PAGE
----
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Post Re: Casino - from art to entertainment
Quote:
I've not seen Casino..


You should. And not just to agree with me, but because it's a very entertaining film.

Quote:
To take the Noel Gallagher example, he obviously cannot write the same kind of songs anymore because, as he put it, he isn't 21 years old, angry, and living on welfare. That hasn't stopped him from writing songs, he just writes different songs now, whether we like them or not.


Yeah but their "not being as good" does matter. It tells its own story. And I like to think kind of backs up what I say.

Quote:
For the first 20 years of his career, he was - again to use the Gallagher example - someone right off the streets of Little Italy and focused all his efforts on bringing to screen his angst. He made films about the grittiness of the streets of Little Italy in Mean Streets, about someone who's frustrated with society in Taxi Driver; he made Raging Bull and Goodfellas. The common thread in them all was their intensity, brutality and rawness; not to mention Catholicism, rock and roll amongst others.

It is obvious that modern-day Scorsese is not that angst-filled man off the streets of Little Italy anymore. He's made enough films to showcase that side of him on the silver screen. But he still wants to make films, and as a filmmaker, he's constantly looking to do something different. Hence you have genre films like Cape Fear or The Departed (which was to a certain extent a genre film) or Shutter Island, period films like Gangs of New York and The Aviator, or even light-hearted films like Hugo.But I think it is doing Scorsese a great disservice to say that he's made art subservient to entertainment. One look at the attention to detail in something like The Departed or even Hugo, which probably gets less credit than it deserves, shows that Scorsese is still the same master of his craft he used to be. In fact, the former is a great, modern-day cousin to his previous three masterpieces - Taxi Driver, Raging Bull, and Goodfellas - and one that kept his streak continuing into a fourth decade. You can see in The Departed all the commonalities that form the Scorsese oeuvre: the violence and brutality, the Catholicism, rock and roll. That film showed he's lost none of his touch from his first 20 years and is still going strong.


I'm not saying he should retire, or even attempt to reinflate his 70s and 80s methods. But I am saying that for certain kinds of artist, the descent begins when the angst is gone. Looking at Scorsese's resume seems to support my theory that he is said kind of artist. That isn't to say there isn't real craft and good films since and to come in the future, but again...I think the point stands.

And I love The Departed for what it is. A superior shoot-em up, cop thriller.

Quote:
He's probably not inspired by the same things he was in the 1970s and the 1980s, and why should he be. It is unfair to expect him to be and to make the same kind of films he used to in that era. But wherever he finds his inspiration nowadays, the end product still have a lot of craft in them. Craft that you sense only he can provide.


I don't expect him to. That is the point I'm making about artists who lean on a certain kind of angsty inspiration will decline. It's sad and in someways univeral, and not meant as a critisism of Scorsese specifically.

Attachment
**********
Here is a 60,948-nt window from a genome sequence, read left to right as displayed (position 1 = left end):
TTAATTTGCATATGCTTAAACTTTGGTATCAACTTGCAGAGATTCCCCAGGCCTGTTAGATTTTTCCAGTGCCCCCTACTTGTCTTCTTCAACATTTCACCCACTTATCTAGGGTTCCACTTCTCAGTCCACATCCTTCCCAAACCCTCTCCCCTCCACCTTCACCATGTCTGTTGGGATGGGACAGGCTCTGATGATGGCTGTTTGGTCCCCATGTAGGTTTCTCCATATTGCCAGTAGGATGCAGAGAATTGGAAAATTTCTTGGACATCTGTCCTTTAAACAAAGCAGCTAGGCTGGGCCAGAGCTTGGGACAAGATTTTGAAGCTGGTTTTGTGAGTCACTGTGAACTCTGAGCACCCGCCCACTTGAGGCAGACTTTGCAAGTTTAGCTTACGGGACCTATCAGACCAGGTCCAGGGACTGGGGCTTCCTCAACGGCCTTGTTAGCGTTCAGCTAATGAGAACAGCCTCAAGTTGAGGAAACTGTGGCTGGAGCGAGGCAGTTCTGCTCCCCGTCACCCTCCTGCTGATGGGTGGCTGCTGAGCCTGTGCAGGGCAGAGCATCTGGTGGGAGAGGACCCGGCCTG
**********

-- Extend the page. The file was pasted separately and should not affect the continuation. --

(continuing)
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Fri Feb 22, 2013 8:03 am
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Post Re: Casino - from art to entertainment
NotHughGrant wrote:
You should. And not just to agree with me, but because it's a very entertaining film.
I will... Soon.
NotHughGrant wrote:
Yeah but their "not being as good" does matter. It tells its own story. And I like to think kind of backs up what I say.

I'm not saying he should retire, or even attempt to reinflate his 70s and 80s methods. But I am saying that for certain kinds of artist, the descent begins when the angst is gone. Looking at Scorsese's resume seems to support my theory that he is said kind of artist. That isn't to say there isn't real craft and good films since and to come in the future, but again...I think the point stands.

And I love The Departed for what it is. A superior shoot-em up, cop thriller.

I don't expect him to. That is the point I'm making about artists who lean on a certain kind of angsty inspiration will decline. It's sad and in someways univeral, and not meant as a critisism of Scorsese specifically.
I can't speak for Noel Gallagher, but I don't think Scorsese has shown any decline in his craft. He's lost the angsty inspiration and found other things to make films about - an Adapted Screenplay from a Hong-Kong crime thriller here, a genre piece there, a straightforward thriller and so on. But he's not shown any decline per se as a filmmaker. That was the point of my original post. I personally don't look at The Departed just as a superior shoot-em up, cop thriller. I look at it as something in the grand tradition of older Scorsese films. Let me cite a couple of paragraphs from an Indian critic's review of the film which perfectly sums up my thoughts on it, and why I think it should be as heralded as Taxi Driver, Raging Bull, or Goodfellas.

"But subsequent viewings reveal how connected in spirit, and in flesh and blood, The Departed is to Scorsese's earlier work. This isn't some quirky one-off in a vacuum; it's very much part of the oeuvre. There's the sickening violence (the exploding cars, the blood-spurting bodies), the religious anchors (Costello's girlfriend coaches a church choir even as he mocks his neighbourhood priests as pederasts), the twinning, joined-at-the-hip male figures (in the tradition of Robert De Niro and Harvey Keitel in Mean Streets, De Niro and Joe Pesci in Raging Bull, Goodfellas and Casino, De Niro and Jerry Lewis in The King of Comedy, even Tom Cruise and Paul Newman in The Color of Money)… And the on-screen balance between Costigan and Colin Sullivan (Matt Damon) is so skillfully attained; one moves to a new house, the other moves into prison; one has an encounter with a woman while on a date, the other has an encounter with a woman as he glumly watches her, a nurse, bandage his hand; that only when you stand back and look at the film with screenwriting eyes do you see the one-for-you-one-for-me rationing in the mirror-image structure, perhaps best reflected in the poster art that splits the title and shows us that it begins with "DE"? and ends with "ED"?.